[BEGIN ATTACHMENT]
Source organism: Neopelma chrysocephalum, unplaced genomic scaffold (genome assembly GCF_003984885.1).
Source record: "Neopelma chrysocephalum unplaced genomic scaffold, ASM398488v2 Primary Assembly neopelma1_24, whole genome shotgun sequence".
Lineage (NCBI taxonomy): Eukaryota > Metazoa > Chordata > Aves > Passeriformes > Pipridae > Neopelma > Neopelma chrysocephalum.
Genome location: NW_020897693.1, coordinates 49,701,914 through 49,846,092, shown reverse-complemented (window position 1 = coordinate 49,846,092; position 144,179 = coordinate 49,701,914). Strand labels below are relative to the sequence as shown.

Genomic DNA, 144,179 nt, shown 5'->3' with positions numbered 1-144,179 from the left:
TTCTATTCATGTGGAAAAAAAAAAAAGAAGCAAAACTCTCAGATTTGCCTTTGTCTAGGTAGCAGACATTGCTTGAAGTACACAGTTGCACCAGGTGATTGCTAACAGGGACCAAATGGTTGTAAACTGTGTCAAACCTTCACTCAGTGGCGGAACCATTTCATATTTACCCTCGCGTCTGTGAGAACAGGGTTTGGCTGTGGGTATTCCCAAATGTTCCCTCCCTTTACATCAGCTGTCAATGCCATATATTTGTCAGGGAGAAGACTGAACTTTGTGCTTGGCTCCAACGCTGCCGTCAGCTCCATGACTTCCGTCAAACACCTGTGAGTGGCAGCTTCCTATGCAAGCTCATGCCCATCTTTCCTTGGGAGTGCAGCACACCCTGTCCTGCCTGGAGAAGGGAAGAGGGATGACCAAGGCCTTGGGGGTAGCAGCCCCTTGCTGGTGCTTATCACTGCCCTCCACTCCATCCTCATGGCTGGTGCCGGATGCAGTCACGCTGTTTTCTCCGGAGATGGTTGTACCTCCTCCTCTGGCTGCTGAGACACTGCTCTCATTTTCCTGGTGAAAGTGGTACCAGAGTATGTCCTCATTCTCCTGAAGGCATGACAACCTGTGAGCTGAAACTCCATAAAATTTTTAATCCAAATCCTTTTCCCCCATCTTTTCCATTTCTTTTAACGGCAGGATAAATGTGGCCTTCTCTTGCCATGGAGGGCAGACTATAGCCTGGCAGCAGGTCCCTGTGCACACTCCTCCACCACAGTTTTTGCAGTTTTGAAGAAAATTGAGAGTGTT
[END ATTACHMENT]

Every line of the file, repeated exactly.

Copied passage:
Source organism: Neopelma chrysocephalum, unplaced genomic scaffold (genome assembly GCF_003984885.1).
Source record: "Neopelma chrysocephalum unplaced genomic scaffold, ASM398488v2 Primary Assembly neopelma1_24, whole genome shotgun sequence".
Lineage (NCBI taxonomy): Eukaryota > Metazoa > Chordata > Aves > Passeriformes > Pipridae > Neopelma > Neopelma chrysocephalum.
Genome location: NW_020897693.1, coordinates 49,701,914 through 49,846,092, shown reverse-complemented (window position 1 = coordinate 49,846,092; position 144,179 = coordinate 49,701,914). Strand labels below are relative to the sequence as shown.

Genomic DNA, 144,179 nt, shown 5'->3' with positions numbered 1-144,179 from the left:
TTCTATTCATGTGGAAAAAAAAAAAAGAAGCAAAACTCTCAGATTTGCCTTTGTCTAGGTAGCAGACATTGCTTGAAGTACACAGTTGCACCAGGTGATTGCTAACAGGGACCAAATGGTTGTAAACTGTGTCAAACCTTCACTCAGTGGCGGAACCATTTCATATTTACCCTCGCGTCTGTGAGAACAGGGTTTGGCTGTGGGTATTCCCAAATGTTCCCTCCCTTTACATCAGCTGTCAATGCCATATATTTGTCAGGGAGAAGACTGAACTTTGTGCTTGGCTCCAACGCTGCCGTCAGCTCCATGACTTCCGTCAAACACCTGTGAGTGGCAGCTTCCTATGCAAGCTCATGCCCATCTTTCCTTGGGAGTGCAGCACACCCTGTCCTGCCTGGAGAAGGGAAGAGGGATGACCAAGGCCTTGGGGGTAGCAGCCCCTTGCTGGTGCTTATCACTGCCCTCCACTCCATCCTCATGGCTGGTGCCGGATGCAGTCACGCTGTTTTCTCCGGAGATGGTTGTACCTCCTCCTCTGGCTGCTGAGACACTGCTCTCATTTTCCTGGTGAAAGTGGTACCAGAGTATGTCCTCATTCTCCTGAAGGCATGACAACCTGTGAGCTGAAACTCCATAAAATTTTTAATCCAAATCCTTTTCCCCCATCTTTTCCATTTCTTTTAACGGCAGGATAAATGTGGCCTTCTCTTGCCATGGAGGGCAGACTATAGCCTGGCAGCAGGTCCCTGTGCACACTCCTCCACCACAGTTTTTGCAGTTTTGAAGAAAATTGAGAGTGTT